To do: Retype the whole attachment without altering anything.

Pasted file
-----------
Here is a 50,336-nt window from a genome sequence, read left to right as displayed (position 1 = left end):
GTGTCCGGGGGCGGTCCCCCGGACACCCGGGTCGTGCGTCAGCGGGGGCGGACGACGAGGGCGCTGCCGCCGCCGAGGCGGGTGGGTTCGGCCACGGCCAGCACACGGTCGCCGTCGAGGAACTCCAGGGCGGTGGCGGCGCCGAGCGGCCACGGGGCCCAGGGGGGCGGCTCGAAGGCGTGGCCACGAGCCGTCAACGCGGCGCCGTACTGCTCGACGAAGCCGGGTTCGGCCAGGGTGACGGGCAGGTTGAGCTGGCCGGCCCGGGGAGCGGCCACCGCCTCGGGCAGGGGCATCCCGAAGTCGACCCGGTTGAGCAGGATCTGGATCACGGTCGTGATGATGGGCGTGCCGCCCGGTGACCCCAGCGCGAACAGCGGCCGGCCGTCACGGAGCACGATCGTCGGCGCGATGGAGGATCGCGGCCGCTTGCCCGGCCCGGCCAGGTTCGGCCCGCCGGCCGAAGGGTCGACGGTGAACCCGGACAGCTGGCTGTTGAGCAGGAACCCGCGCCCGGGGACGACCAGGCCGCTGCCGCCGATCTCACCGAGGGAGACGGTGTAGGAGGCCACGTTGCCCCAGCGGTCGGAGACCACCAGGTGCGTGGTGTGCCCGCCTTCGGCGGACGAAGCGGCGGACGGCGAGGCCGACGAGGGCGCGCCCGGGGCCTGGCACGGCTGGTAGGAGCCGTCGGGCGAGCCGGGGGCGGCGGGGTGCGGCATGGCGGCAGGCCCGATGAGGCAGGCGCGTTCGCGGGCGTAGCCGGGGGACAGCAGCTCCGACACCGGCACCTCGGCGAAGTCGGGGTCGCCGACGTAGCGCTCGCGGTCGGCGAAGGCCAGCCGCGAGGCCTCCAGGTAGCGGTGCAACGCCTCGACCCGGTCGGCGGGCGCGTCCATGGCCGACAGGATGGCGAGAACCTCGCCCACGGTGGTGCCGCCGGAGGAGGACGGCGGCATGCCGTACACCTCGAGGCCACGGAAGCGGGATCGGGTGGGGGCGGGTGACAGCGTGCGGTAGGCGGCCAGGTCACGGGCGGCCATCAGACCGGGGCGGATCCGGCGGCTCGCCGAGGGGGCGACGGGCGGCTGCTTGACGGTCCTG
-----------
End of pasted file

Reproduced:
Here is a 50,336-nt window from a genome sequence, read left to right as displayed (position 1 = left end):
GTGTCCGGGGGCGGTCCCCCGGACACCCGGGTCGTGCGTCAGCGGGGGCGGACGACGAGGGCGCTGCCGCCGCCGAGGCGGGTGGGTTCGGCCACGGCCAGCACACGGTCGCCGTCGAGGAACTCCAGGGCGGTGGCGGCGCCGAGCGGCCACGGGGCCCAGGGGGGCGGCTCGAAGGCGTGGCCACGAGCCGTCAACGCGGCGCCGTACTGCTCGACGAAGCCGGGTTCGGCCAGGGTGACGGGCAGGTTGAGCTGGCCGGCCCGGGGAGCGGCCACCGCCTCGGGCAGGGGCATCCCGAAGTCGACCCGGTTGAGCAGGATCTGGATCACGGTCGTGATGATGGGCGTGCCGCCCGGTGACCCCAGCGCGAACAGCGGCCGGCCGTCACGGAGCACGATCGTCGGCGCGATGGAGGATCGCGGCCGCTTGCCCGGCCCGGCCAGGTTCGGCCCGCCGGCCGAAGGGTCGACGGTGAACCCGGACAGCTGGCTGTTGAGCAGGAACCCGCGCCCGGGGACGACCAGGCCGCTGCCGCCGATCTCACCGAGGGAGACGGTGTAGGAGGCCACGTTGCCCCAGCGGTCGGAGACCACCAGGTGCGTGGTGTGCCCGCCTTCGGCGGACGAAGCGGCGGACGGCGAGGCCGACGAGGGCGCGCCCGGGGCCTGGCACGGCTGGTAGGAGCCGTCGGGCGAGCCGGGGGCGGCGGGGTGCGGCATGGCGGCAGGCCCGATGAGGCAGGCGCGTTCGCGGGCGTAGCCGGGGGACAGCAGCTCCGACACCGGCACCTCGGCGAAGTCGGGGTCGCCGACGTAGCGCTCGCGGTCGGCGAAGGCCAGCCGCGAGGCCTCCAGGTAGCGGTGCAACGCCTCGACCCGGTCGGCGGGCGCGTCCATGGCCGACAGGATGGCGAGAACCTCGCCCACGGTGGTGCCGCCGGAGGAGGACGGCGGCATGCCGTACACCTCGAGGCCACGGAAGCGGGATCGGGTGGGGGCGGGTGACAGCGTGCGGTAGGCGGCCAGGTCACGGGCGGCCATCAGACCGGGGCGGATCCGGCGGCTCGCCGAGGGGGCGACGGGCGGCTGCTTGACGGTCCTG